Andrew Mourant reports
The Wales Youth Agency has concentrated too much on young people and too little on policy, say Welsh Assembly officials.
Documents obtained under the Freedom of Information Act and seen by TES Cymru cite the agency's emphasis on working with the young as one of "a number of difficulties over the last three years".
The comment was made by civil servants in a report recommending to Jane Davidson, education and lifelong learning minister, that the Assembly ceases funding the agency and takes over its functions.
"The organisation clearly focused on youth work rather than fully encompassing the Youth Support ServicesYoung People's Partnerships agenda," it says.
In their report, officials said that the Agency "has been unable, and to an extent unwilling, to engage in the Extending Entitlement agenda during the past three years, particularly in supporting the youth service to engage fully at local levels".
Extending Entitlement is the Assembly's policy for young people aged 11 to 25. It is intended to ensure that they get access to the services and support they need to achieve their full potential.
For John Rose, agency acting chief executive, the revelation was a bolt from the blue. "They're saying the youth service is not about young persons' provision," he said. "What is its future?
"They've never grumbled before. They approve our plan that forms the basis on which they give us money and visit four times a year to check what we're doing. I think those who support the service will be in an extremely difficult position. We're very fearful. How will agency staff be treated?"
Mr Rose is now considering his position. The documents also accuse the agency of making "insufficient progress on... consulting with key stakeholders following a review in 2002". They said issues relating to "management, communication, partnership development and service portfolio" inhibited effectiveness.
The Wales Youth Agency is among several bodies being subsumed by the Assembly as part of first minister Rhodri Morgan's "bonfire of the quangos", aimed at reducing bureaucracy.
Its role is to support and develop youth work within Wales. This includes training sessions in schools, as well as school-exclusions projects. It has 14 full-time staff and 60 consultant field workers. Courtney Taylor, assistant acting chief executive of the WYA, said that the agency concentrated on the commitment to youth work because it believed that was its remit.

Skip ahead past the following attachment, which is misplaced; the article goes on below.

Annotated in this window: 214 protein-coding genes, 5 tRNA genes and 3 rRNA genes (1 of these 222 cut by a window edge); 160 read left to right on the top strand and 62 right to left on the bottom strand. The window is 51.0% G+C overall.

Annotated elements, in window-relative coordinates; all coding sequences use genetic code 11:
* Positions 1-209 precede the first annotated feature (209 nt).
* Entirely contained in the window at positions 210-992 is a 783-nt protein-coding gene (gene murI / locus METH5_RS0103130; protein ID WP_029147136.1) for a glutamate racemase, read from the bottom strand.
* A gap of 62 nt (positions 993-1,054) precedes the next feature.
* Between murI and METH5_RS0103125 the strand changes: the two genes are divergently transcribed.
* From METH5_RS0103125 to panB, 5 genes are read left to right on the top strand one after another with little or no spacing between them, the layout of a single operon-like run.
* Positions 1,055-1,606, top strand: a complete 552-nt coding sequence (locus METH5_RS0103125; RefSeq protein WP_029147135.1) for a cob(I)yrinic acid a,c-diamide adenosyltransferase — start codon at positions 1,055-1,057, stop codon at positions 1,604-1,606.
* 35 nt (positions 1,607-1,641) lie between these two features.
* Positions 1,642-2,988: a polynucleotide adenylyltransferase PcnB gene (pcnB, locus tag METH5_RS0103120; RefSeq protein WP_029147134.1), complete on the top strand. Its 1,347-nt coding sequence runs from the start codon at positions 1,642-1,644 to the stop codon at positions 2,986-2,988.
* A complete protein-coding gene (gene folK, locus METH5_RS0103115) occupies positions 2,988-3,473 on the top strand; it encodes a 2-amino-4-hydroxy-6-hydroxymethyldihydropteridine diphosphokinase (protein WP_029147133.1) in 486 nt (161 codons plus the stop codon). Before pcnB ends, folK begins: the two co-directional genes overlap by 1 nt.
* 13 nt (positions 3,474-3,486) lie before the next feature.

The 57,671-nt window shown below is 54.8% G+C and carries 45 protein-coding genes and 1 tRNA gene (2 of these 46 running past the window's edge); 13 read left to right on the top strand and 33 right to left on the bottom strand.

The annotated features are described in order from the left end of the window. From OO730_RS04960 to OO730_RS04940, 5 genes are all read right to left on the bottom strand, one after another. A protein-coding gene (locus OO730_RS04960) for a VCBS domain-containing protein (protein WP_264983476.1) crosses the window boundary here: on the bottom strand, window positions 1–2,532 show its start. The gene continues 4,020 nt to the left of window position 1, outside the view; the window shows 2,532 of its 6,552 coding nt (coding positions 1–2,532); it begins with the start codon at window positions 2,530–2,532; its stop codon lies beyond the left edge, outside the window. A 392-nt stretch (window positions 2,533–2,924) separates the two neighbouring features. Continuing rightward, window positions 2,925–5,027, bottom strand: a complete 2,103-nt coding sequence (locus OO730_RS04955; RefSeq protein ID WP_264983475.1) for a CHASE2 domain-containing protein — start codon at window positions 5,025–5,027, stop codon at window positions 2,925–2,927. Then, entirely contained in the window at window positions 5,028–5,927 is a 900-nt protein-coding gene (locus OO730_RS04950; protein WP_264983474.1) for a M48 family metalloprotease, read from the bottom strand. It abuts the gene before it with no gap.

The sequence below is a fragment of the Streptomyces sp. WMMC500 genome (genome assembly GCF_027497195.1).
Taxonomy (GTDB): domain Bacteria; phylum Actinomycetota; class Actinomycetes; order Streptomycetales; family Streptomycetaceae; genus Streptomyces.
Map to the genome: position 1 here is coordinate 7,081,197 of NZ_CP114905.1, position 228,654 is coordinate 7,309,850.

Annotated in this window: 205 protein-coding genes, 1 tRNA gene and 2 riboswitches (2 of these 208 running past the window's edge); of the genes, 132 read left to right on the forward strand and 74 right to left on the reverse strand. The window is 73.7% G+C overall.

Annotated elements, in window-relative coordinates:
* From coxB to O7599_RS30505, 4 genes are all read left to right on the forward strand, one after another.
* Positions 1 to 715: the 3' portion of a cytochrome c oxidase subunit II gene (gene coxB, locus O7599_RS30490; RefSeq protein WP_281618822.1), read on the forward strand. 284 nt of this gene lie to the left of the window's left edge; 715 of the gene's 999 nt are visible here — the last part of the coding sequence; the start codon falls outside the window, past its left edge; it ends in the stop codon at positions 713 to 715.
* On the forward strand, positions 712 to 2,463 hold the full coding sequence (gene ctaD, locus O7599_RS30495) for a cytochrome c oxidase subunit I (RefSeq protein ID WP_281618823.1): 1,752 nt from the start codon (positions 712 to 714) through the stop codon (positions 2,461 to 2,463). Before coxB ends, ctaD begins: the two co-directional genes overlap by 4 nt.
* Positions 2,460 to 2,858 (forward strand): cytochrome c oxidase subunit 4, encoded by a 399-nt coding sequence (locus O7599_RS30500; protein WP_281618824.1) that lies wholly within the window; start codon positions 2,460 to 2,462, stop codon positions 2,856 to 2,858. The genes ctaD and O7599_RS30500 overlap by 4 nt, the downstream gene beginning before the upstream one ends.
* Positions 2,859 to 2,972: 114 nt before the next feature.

And John Williams, headteacher of Pen y Dre, a 1,100-pupil comprehensive in Merthyr Tydfil, claims that youth work has played a big part in helping to improve the behaviour, learning and prospects of disaffected pupils.
The school employs half a dozen personal development and learning coaches from various youth and community work backgrounds. Concentrating on the key stage 4 age group and working to a learning agenda, they fulfil roles ranging from liaising with parents to running holiday activities.
"Without them, exclusions would be higher," said Mr Williams. "Youngsters are getting more saleable qualifications. It's run by us in school, but the WYA had an input from the start and we still get good support."
Ms Davidson decided in March that the Assembly would stop funding the agency from the end of this year. The Community and Youth Workers' Union recently called for urgent action and investment.
A spokesman for the Assembly government insists that the new arrangements will offer more coherent services, with youth work at the heart of the policy.
He said: "There have been management problems at the Wales Youth Agency, which have been openly acknowledged by the WYA Board. The new arrangements are a positive move forward for young people in Wales, and will provide the support that youth work needs."